Sunday, September 11, 2005

Breaking eardrums since 1979

One of the very cool things about my program is that we just got five new computers in our teaching lab, with up-to-date programs for measuring the human voice. As part of our lab on Thursday, we got to play around with the computers, measuring maximum phonation time, pitch and loudness ranges, average pitch and loudness, and so on and so forth. Being the guy who's the "professional voice user" (as Dr. Boliek calls me), I often get to put my vocal system to the test - which I really like because a) it's cool technology, and b) it's one of the few things I can take pride in without feeling prideful. We measured a number of statistics about our voices, and I thought I'd share mine.

1. Maximum Phonation Time (or, how long you can sustain an "ah" at a comfortable loudness): 43 seconds.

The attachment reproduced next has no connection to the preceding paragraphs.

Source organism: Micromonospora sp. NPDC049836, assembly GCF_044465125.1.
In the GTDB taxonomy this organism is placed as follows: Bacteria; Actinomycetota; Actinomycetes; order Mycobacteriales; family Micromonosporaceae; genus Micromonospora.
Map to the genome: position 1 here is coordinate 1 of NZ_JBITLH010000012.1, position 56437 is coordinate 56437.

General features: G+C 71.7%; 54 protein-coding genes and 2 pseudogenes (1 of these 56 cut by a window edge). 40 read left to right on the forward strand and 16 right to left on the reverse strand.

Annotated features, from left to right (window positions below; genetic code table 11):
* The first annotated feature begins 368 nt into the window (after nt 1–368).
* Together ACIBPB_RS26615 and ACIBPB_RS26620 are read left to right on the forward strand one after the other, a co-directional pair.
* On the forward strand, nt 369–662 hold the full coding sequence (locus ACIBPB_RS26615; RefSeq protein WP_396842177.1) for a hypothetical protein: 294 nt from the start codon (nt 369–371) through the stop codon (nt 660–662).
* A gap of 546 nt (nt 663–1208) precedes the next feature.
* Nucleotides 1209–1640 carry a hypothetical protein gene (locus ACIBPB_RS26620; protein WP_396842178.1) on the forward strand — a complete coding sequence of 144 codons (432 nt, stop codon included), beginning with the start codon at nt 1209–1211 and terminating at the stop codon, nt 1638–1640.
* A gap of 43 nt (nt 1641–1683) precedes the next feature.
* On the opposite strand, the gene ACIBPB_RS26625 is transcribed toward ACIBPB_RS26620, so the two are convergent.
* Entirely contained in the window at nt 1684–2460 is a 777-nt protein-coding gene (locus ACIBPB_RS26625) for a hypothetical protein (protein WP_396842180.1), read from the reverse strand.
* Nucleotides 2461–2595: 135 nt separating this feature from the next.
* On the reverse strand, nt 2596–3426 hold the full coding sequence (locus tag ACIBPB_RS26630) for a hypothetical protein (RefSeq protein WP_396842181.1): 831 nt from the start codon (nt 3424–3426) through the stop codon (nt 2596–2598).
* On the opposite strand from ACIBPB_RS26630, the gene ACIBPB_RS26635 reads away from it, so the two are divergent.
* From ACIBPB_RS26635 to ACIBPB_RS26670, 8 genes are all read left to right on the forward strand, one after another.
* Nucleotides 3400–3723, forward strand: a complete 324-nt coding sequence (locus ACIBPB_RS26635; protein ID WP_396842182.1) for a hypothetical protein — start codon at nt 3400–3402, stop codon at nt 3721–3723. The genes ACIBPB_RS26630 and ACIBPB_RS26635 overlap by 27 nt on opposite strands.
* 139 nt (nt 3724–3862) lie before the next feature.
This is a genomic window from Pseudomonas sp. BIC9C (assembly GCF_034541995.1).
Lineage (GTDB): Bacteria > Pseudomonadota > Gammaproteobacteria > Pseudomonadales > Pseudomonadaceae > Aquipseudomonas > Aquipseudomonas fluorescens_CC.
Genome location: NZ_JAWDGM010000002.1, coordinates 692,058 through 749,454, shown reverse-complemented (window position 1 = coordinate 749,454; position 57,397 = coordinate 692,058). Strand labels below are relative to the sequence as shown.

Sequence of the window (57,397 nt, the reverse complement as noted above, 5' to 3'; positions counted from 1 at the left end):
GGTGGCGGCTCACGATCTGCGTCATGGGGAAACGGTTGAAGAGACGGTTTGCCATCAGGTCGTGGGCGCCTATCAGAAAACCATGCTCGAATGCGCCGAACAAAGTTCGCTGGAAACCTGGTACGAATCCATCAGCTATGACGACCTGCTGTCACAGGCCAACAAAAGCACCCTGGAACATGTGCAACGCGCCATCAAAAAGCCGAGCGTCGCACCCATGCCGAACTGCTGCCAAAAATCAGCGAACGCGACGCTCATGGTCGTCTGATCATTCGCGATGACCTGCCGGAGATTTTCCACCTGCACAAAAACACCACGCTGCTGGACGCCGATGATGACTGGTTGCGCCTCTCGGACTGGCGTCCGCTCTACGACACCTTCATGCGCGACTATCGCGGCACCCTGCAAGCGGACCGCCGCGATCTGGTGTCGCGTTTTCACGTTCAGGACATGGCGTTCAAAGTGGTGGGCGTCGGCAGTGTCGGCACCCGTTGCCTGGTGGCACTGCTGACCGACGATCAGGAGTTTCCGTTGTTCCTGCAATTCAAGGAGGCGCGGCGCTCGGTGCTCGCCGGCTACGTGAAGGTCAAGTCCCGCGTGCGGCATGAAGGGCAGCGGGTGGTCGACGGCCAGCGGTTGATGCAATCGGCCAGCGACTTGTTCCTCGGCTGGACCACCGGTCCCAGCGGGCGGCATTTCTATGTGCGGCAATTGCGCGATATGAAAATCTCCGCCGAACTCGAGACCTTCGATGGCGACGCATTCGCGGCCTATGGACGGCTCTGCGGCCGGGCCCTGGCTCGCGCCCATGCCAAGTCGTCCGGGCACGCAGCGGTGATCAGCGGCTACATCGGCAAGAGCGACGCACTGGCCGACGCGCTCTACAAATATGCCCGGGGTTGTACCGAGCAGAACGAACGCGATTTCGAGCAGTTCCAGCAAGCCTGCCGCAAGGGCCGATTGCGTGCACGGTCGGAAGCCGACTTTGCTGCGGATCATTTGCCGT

2. Pitch Range: 67 to 980 Hz. Since an octave is a doubling of frequency, that means that I have a 3.5 octave vocal range
, from the almost unhearable lows to the almost unlistenable highs. However, we suspected that this wasn't calibrated properly, so these values may not be entirely accurate.
3. Loudness Range: 56 to 89 dB. I didn't know we were supposed to whisper, so I should have been about 30 dB (soft human whisper) at the low end. 90 dB is equivalent to shouted conversation in a club, so my maximum loudness isn't that impressive. Besides, if I was to sustain that loudness for any period of time, I'd seriously damage my vocal folds. As well as a lot of people's ears.

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